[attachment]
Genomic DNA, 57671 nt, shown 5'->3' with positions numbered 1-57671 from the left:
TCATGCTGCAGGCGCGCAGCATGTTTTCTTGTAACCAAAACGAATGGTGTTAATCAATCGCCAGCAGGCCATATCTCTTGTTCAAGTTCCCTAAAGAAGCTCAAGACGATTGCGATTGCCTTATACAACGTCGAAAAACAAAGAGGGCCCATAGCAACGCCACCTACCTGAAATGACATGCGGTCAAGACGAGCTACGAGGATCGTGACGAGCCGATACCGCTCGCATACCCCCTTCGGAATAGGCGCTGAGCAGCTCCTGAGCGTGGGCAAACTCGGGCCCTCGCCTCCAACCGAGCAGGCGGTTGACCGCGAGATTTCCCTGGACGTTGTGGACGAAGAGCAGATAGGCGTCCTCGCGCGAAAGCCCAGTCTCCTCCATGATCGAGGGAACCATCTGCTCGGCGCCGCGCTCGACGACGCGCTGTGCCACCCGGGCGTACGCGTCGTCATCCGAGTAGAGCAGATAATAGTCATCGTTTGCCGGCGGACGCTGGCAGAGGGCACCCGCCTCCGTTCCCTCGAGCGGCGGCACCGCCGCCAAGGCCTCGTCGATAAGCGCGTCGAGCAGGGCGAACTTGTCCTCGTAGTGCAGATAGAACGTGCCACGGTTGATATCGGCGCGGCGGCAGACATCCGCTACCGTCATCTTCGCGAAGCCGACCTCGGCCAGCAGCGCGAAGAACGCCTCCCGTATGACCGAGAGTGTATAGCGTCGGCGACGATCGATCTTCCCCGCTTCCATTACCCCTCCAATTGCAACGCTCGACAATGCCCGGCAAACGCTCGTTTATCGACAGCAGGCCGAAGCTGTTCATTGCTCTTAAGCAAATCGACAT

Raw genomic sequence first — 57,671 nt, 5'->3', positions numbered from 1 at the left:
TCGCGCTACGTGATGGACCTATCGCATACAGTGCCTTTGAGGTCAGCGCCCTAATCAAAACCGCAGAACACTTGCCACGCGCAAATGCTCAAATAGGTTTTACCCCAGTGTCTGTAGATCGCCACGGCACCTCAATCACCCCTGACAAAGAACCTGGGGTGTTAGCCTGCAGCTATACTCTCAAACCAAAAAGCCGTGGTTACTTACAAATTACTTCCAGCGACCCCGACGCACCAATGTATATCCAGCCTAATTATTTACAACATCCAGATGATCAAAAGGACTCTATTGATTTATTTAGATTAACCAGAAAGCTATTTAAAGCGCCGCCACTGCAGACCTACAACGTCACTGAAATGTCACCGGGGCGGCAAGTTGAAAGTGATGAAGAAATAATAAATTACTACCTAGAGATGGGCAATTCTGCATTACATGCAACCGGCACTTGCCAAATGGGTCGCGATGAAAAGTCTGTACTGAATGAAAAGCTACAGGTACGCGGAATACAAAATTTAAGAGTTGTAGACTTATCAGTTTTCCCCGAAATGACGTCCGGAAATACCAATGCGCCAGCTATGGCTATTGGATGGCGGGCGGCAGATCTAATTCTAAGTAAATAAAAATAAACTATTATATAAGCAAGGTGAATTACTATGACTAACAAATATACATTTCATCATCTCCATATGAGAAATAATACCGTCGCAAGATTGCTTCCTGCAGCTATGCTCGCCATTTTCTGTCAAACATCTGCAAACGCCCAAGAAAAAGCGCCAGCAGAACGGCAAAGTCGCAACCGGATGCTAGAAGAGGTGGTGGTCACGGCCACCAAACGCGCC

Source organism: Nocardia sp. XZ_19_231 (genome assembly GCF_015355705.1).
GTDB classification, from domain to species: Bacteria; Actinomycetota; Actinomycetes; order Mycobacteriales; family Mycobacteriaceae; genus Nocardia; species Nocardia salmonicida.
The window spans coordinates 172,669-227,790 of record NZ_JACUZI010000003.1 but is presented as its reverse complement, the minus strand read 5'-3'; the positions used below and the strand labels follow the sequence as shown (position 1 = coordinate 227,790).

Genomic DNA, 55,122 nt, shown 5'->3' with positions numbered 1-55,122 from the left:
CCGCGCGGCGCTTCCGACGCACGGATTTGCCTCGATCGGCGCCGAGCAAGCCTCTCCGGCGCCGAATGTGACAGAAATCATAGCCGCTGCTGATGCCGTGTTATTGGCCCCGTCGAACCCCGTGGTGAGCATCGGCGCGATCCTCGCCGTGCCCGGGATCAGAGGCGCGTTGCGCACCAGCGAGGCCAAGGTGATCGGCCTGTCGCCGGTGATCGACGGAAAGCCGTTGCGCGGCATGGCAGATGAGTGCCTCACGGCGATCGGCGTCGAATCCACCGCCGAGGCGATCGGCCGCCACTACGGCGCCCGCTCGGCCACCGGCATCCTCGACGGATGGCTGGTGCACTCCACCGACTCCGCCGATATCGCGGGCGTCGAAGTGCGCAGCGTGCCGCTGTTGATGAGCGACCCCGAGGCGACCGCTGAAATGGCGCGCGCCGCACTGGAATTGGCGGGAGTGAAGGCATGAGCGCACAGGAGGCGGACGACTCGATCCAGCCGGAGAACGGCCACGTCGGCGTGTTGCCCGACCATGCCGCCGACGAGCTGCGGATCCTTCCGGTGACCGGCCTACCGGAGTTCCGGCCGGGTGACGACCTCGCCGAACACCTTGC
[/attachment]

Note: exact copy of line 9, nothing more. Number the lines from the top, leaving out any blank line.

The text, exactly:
CCGCGCGGCGCTTCCGACGCACGGATTTGCCTCGATCGGCGCCGAGCAAGCCTCTCCGGCGCCGAATGTGACAGAAATCATAGCCGCTGCTGATGCCGTGTTATTGGCCCCGTCGAACCCCGTGGTGAGCATCGGCGCGATCCTCGCCGTGCCCGGGATCAGAGGCGCGTTGCGCACCAGCGAGGCCAAGGTGATCGGCCTGTCGCCGGTGATCGACGGAAAGCCGTTGCGCGGCATGGCAGATGAGTGCCTCACGGCGATCGGCGTCGAATCCACCGCCGAGGCGATCGGCCGCCACTACGGCGCCCGCTCGGCCACCGGCATCCTCGACGGATGGCTGGTGCACTCCACCGACTCCGCCGATATCGCGGGCGTCGAAGTGCGCAGCGTGCCGCTGTTGATGAGCGACCCCGAGGCGACCGCTGAAATGGCGCGCGCCGCACTGGAATTGGCGGGAGTGAAGGCATGAGCGCACAGGAGGCGGACGACTCGATCCAGCCGGAGAACGGCCACGTCGGCGTGTTGCCCGACCATGCCGCCGACGAGCTGCGGATCCTTCCGGTGACCGGCCTACCGGAGTTCCGGCCGGGTGACGACCTCGCCGAACACCTTGC